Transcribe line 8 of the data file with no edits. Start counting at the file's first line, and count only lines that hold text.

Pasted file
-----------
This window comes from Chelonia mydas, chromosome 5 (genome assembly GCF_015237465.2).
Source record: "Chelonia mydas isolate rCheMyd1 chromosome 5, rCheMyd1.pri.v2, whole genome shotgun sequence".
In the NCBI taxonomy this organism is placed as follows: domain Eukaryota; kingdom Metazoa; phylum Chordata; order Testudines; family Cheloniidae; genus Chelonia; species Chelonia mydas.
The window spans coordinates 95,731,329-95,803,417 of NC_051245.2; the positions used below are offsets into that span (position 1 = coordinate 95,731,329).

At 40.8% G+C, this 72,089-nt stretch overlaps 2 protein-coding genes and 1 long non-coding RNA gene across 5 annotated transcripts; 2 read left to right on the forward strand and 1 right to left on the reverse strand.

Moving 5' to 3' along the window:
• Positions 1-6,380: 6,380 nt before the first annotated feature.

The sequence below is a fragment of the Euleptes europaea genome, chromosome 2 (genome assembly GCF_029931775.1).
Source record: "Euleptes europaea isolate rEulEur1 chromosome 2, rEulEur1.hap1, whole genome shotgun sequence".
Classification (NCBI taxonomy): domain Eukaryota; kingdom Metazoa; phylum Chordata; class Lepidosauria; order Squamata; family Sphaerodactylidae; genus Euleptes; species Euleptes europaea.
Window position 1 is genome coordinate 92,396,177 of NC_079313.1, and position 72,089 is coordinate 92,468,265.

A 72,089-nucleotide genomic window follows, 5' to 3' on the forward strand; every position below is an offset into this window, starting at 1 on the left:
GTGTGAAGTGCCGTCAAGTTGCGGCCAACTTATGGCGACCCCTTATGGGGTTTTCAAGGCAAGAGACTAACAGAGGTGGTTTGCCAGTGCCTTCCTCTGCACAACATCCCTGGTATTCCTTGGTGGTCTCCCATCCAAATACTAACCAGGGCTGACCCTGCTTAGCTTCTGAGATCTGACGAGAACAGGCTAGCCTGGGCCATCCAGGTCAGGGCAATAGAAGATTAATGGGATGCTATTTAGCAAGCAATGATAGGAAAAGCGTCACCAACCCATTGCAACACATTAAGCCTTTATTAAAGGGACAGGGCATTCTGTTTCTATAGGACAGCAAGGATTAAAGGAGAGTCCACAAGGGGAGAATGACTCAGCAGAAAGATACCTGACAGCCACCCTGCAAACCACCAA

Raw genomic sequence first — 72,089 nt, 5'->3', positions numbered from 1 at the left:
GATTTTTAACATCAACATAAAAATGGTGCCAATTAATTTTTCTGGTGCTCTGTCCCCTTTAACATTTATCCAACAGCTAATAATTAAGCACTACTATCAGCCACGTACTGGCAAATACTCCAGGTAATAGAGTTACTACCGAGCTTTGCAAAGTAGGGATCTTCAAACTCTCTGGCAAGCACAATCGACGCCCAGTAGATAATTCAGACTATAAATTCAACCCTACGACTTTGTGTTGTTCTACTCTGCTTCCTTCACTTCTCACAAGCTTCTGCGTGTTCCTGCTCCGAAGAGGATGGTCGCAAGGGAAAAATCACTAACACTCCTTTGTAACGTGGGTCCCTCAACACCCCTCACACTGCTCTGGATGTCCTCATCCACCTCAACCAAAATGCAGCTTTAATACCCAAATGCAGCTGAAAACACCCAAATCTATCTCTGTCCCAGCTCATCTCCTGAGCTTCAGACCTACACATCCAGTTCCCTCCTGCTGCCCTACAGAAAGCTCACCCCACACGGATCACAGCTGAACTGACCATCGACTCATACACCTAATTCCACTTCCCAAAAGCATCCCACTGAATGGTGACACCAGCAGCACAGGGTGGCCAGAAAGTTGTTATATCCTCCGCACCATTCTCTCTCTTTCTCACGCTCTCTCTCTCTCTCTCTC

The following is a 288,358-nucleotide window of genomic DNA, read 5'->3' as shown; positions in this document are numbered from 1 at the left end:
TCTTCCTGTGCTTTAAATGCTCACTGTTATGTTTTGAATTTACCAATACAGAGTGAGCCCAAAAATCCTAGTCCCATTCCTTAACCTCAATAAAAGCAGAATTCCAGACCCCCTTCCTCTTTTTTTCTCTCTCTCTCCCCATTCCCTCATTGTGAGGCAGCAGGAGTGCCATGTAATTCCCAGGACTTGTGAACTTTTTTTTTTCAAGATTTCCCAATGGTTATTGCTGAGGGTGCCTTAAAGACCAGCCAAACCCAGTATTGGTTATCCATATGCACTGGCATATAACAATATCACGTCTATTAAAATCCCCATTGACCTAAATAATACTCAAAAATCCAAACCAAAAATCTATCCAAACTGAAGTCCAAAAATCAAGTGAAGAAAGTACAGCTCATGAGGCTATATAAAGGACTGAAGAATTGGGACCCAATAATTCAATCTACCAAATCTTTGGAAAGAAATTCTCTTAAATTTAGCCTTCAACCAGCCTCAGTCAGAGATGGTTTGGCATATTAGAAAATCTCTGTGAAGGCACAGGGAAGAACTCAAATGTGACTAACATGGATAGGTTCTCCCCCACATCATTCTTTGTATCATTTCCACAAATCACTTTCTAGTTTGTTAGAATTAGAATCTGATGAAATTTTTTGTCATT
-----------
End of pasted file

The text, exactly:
The sequence below is a fragment of the Euleptes europaea genome, chromosome 2 (genome assembly GCF_029931775.1).